Indian Navy Chief Proposes Four Principles for Fostering Deeper Relations Among States in IOR

Indian Navy

New Delhi: Indian Navy Chief Admiral Hari Kumar has put forward a set of four principles aimed at fostering deeper relations among the states in the Indian Ocean Region (IOR). These proposals were presented during the Goa Maritime Conclave (GMC), a crucial platform initiated by the Indian Navy to promote collaborative maritime security efforts among IOR littoral states.


The Navy Chief expressed India’s willingness “to take lead in developing the training and capacity building pillar,” in alignment with Indian Prime Minister Narendra Modi‘s vision of ‘Security and Growth for All in the Region’ (SAGAR).

His first suggestion involves the establishment of a dynamic working mechanism that is “structure light, but functionally heavy.” Based on common maritime priorities (CMPs) this, as per Business Standard, will encompass maritime law, information, strategy and protocols, as well as training and capacity building. The second proposal emphasised the leveraging of unique capabilities and expertise brought to the table by each state.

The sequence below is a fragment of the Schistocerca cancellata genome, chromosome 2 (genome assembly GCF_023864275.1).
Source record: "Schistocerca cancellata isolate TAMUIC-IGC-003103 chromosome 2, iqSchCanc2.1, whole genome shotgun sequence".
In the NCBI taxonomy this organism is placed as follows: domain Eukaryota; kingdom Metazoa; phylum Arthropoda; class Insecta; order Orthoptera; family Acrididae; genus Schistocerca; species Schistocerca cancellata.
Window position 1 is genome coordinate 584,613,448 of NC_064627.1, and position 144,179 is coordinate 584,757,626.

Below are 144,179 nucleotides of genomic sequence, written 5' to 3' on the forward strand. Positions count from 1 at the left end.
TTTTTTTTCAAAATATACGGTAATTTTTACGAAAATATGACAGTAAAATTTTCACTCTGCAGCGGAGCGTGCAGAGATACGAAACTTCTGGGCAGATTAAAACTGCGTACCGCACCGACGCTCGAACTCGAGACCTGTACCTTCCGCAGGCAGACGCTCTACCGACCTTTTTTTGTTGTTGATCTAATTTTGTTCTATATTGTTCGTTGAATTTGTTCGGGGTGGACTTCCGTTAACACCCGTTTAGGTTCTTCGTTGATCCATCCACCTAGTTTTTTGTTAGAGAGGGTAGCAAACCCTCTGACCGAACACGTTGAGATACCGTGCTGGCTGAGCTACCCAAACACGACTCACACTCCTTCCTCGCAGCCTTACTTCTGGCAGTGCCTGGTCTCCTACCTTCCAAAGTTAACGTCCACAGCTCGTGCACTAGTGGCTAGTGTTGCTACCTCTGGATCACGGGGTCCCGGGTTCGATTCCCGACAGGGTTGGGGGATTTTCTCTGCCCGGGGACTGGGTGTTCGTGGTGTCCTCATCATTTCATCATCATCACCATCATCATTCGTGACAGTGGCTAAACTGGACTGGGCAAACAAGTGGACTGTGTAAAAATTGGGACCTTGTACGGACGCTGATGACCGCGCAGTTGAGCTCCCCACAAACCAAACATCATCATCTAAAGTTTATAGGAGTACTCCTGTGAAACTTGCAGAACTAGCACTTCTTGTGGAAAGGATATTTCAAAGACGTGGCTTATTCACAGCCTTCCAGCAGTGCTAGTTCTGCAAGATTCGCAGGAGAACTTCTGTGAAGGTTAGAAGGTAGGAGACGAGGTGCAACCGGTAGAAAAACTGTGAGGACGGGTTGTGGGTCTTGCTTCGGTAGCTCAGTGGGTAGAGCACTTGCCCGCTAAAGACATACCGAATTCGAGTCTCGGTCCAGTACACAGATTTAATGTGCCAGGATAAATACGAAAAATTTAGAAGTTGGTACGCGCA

Admiral Kumar said that “each one of us could bring to the table certain unique capabilities and expertise,” such as proficiency in maritime law, counteracting sea-borne narcotics trade, maritime surveillance, and environmental stewardship. This he said “would also lay the foundation for establishing regional Centres of Excellence (CoE)” in addition to “developing and operationalising the mitigation framework for addressing CMPs”.

Furthermore, the navy chief highlighted the importance of developing CoEs as central hubs for maritime security information within the IOR. As an example, he cited the establishment of the Information Fusion Centre for the Indian Ocean Region (IFC-IOR) in Gurugram. This initiative underlined India’s role as the primary guardian of the Indian Ocean, serving as a “net security provider” that fosters collaboration among regional countries to ensure global commons’ security, freedom of navigation, and protection against various challenges including piracy, terrorism, gun-running, narcotics, human migration, and illegal fishing.

big bang

Lastly, Admiral Kumar suggested streamlining and prioritising efforts under bilateral, mini-lateral, and multi-lateral constructs in the IOR.

The Goa Maritime Conclave witnessed the participation of ministers and navy chiefs from 12 IOR countries — Bangladesh, Comoros, Indonesia, Madagascar, Malaysia, Maldives, Mauritius, Myanmar, Seychelles, Singapore, Sri Lanka and Thailand.